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Bell Aquaculture Announces Company Launch

by Ellen Hardy
29 May 2008, at 1:00am

US - Bell Aquaculture has begun operation of the nations largest yellow perch farm in Albany, Indiana.

The Albany facility currently has the production capacity of less than 100,000 pounds of fish per year and ultimately will exceed 9 million pounds per year.

In late December, the Associated Press reported the first certificate of occupancy was issued by Delaware County for Bell Aquaculture’s initial buildings in Albany.

Michael Miller, President & COO, said the company will employ 70 in Albany at full build-out of the new facilities. Bell Aquaculture’s Bell Perch™ product is expected to be available for restaurants by spring of 2009 and at retail level later.

Bell said that yellow perch is one of the most popular of all North American pan fish. It has a mild, sweet flavor with firm white flesh and low fat levels, making it a favorite in residential and commercial kitchens alike. In years past, yellow perch was the fish typically served at Friday night fish fries in the Great Lakes region.

Not to be confused with white perch or rock perch, yellow perch is usually only available a few months out of the year. Overfishing, loss of habitat, pollution, and competition from invasive non-native species have reduced the commercial catch to less than 20 percent of its historic highs—an 80 per cent reduction.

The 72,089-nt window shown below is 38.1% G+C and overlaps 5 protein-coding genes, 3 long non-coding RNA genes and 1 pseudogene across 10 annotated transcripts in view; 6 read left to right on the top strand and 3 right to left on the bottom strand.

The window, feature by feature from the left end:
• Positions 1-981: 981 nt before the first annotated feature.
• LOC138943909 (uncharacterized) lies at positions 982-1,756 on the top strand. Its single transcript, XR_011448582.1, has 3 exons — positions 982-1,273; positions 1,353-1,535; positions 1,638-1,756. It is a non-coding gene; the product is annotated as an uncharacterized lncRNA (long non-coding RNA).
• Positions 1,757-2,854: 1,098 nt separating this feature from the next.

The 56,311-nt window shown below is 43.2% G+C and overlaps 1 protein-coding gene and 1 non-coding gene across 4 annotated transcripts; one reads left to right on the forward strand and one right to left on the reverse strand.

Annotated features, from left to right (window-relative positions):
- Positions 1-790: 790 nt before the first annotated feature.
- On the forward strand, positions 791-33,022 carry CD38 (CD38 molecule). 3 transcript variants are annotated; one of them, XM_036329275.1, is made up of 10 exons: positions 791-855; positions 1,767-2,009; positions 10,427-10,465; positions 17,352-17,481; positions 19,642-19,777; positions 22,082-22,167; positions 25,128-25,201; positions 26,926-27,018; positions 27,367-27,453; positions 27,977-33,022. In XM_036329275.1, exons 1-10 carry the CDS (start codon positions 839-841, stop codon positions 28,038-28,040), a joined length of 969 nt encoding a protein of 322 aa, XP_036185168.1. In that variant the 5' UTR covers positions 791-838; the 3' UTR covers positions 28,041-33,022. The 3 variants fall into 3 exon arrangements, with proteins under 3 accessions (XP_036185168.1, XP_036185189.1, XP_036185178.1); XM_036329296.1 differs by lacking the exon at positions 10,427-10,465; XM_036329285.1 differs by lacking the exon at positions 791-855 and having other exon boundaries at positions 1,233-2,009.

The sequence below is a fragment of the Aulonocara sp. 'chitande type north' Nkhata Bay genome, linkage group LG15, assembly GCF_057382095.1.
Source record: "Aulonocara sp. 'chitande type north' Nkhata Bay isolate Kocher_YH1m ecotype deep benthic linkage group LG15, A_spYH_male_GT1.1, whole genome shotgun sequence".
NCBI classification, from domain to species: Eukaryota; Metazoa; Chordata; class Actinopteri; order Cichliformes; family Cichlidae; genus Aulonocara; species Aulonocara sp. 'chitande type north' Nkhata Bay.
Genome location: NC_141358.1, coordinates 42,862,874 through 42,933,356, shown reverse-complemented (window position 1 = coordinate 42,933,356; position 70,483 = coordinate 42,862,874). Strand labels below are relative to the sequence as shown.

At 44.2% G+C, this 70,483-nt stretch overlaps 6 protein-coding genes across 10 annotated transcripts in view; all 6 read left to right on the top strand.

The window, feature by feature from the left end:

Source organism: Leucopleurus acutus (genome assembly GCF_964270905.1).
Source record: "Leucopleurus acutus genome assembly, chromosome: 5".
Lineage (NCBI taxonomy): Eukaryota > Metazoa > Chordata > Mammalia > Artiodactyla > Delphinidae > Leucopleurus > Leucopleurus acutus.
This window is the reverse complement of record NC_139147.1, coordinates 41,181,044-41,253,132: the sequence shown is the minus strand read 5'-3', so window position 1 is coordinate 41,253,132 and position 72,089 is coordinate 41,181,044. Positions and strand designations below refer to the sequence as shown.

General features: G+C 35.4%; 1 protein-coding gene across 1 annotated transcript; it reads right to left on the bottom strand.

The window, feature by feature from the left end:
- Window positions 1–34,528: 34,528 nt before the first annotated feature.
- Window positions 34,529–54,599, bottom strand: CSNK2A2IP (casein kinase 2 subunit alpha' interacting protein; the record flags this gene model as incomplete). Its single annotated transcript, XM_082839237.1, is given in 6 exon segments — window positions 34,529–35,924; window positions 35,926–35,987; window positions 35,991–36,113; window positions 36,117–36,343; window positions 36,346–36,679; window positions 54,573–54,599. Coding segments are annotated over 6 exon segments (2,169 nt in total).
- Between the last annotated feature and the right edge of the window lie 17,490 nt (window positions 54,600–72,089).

The vision for a yellow perch farm was born when Mr Miller became personally interested in aquaculture in 1994. After studying this science and becoming involved in the Indiana Aquaculture Association, Inc. (IAAI), he developed a dream to bring the local and personal favorite, yellow perch, back to the area. Miller has been involved with the IAAI for 12 years, including holding the position of secretary/treasurer until recently. He is on the Board of Directors. He currently serves on the U.S. Department of Agriculture's regional aquaculture extension team under NCRAC.

As Mr Miller said: “What started out as an idea on a Post-it note, ended up being 17 file cabinets of information.” So after more than 12 years of research, consulting fish experts and a lot of hard work, Bell Aquaculture was formed.

Bell Aquaculture has four guiding principles in producing its fish:

  1. Controlled environment: Bell’s proprietary water recirculation and filtration system keeps its fish in a temperature-controlled and clean environment, which means healthier and cleaner fish.
  2. No toxins: Wild-caught fish must forage for food and eat what is available within environments that could contain pollutants. Bell Aquaculture fish are raised in pure, earth-filtered deep-well water and fed with specially formulated diets that ensure a high-quality product.
  3. Healthy growth: Bell has partnered with a major university and uses licensed technology for the production of juvenile fish. This means Bell Aquaculture has control of its yellow perch genetics. Bell carefully monitors the health of its fish and has access to the latest information about efficient and disease-free production of the species.
  4. Gentle to the environment: Bell does everything it can to ensure a positive impact on the environment. Fish are raised in indoor water recirculation systems using minimal amounts of water. Bell Aquaculture even recycles waste from its tanks for use as organic plant food.
Kwamena Quagrainie, aquaculture marketing specialist in the department of agricultural economics at Purdue University, was recently quoted in the Muncie Star Press: “Michael Miller is quietly becoming one of Indiana's biggest producers of farm-raised fish. He’s going to be one of the major producers in the state."

 

Ellen Hardy